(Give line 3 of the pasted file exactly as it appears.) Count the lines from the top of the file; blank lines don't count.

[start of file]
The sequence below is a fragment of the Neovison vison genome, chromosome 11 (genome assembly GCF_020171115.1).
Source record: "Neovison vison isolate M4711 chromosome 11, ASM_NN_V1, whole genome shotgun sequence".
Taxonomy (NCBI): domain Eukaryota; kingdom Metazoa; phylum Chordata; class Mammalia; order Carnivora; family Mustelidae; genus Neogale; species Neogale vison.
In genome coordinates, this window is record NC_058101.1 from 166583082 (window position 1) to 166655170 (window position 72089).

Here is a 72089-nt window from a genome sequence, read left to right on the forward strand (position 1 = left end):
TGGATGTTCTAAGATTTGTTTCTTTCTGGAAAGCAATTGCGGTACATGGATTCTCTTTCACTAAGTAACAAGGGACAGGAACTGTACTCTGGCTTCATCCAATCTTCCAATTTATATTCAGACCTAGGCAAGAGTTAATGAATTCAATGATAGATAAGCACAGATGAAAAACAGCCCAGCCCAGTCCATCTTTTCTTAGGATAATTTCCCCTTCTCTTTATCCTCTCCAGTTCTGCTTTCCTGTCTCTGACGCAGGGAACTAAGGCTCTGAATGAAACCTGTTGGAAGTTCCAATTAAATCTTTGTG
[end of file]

Taxonomy (NCBI): domain Eukaryota; kingdom Metazoa; phylum Chordata; class Mammalia; order Carnivora; family Mustelidae; genus Neogale; species Neogale vison.